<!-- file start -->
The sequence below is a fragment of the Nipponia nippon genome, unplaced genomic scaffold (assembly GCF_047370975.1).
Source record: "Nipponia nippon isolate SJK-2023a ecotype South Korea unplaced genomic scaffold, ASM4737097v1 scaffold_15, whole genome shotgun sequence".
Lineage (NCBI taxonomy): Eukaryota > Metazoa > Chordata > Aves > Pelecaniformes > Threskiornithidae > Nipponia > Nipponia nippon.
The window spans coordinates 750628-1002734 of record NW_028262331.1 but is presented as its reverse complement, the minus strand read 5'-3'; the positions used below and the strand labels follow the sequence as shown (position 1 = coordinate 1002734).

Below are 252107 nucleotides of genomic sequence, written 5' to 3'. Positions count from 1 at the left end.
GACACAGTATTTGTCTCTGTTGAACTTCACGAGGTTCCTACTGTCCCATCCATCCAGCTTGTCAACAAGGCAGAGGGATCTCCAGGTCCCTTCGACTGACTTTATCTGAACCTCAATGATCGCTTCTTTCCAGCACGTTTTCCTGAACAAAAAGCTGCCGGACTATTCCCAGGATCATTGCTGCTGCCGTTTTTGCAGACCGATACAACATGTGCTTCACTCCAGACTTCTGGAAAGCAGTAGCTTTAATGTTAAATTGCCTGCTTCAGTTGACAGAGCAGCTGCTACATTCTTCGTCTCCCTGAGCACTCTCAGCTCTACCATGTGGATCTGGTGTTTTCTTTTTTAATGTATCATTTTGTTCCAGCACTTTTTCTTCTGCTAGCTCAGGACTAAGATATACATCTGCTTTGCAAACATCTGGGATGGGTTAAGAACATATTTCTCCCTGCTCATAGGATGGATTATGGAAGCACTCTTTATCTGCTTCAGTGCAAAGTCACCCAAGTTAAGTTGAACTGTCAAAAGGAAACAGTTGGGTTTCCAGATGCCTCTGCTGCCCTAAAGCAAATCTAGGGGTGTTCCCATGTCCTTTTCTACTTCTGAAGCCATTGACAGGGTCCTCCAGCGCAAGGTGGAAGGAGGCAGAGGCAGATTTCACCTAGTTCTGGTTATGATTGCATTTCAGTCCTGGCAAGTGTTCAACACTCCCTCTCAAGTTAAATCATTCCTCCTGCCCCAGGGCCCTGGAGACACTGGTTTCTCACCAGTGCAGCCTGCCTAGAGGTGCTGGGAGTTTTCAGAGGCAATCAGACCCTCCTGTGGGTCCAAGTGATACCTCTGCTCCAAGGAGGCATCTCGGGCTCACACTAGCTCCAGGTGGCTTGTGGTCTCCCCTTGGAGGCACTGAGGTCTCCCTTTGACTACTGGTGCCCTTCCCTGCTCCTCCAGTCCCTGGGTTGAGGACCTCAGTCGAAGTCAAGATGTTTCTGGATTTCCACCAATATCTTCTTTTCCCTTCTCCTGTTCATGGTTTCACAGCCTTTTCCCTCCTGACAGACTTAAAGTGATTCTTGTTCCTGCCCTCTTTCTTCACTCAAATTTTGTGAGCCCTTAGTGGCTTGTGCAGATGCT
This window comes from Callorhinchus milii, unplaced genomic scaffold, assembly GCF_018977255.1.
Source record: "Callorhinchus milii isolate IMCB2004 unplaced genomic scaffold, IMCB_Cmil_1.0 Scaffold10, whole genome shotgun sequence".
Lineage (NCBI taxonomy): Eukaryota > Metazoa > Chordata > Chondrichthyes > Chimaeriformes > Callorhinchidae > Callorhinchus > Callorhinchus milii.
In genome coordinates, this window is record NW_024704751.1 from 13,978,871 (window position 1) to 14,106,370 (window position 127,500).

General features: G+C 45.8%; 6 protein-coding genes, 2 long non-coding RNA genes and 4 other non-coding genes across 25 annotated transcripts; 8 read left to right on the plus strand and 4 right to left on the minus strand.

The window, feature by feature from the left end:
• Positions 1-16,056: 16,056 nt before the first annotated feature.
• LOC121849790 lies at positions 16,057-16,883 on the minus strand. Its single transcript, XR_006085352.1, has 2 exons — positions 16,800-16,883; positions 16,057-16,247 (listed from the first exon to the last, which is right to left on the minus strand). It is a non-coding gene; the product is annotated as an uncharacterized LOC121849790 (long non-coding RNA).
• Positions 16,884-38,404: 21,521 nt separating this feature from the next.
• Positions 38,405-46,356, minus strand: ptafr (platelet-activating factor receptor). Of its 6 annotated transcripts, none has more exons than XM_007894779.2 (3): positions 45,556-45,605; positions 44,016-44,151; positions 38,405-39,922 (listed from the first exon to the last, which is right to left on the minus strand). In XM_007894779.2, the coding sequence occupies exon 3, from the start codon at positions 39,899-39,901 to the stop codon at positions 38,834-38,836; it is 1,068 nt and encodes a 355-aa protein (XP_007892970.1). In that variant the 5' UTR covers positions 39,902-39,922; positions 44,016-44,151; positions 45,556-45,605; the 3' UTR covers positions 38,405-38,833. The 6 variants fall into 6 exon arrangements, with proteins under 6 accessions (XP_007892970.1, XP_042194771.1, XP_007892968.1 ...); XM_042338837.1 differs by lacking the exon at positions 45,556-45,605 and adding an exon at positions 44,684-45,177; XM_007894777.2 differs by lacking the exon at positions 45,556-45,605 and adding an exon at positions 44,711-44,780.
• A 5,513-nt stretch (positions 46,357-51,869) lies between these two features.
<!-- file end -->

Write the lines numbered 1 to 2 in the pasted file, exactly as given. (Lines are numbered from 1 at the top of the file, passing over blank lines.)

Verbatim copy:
The sequence below is a fragment of the Nipponia nippon genome, unplaced genomic scaffold (assembly GCF_047370975.1).
Source record: "Nipponia nippon isolate SJK-2023a ecotype South Korea unplaced genomic scaffold, ASM4737097v1 scaffold_15, whole genome shotgun sequence".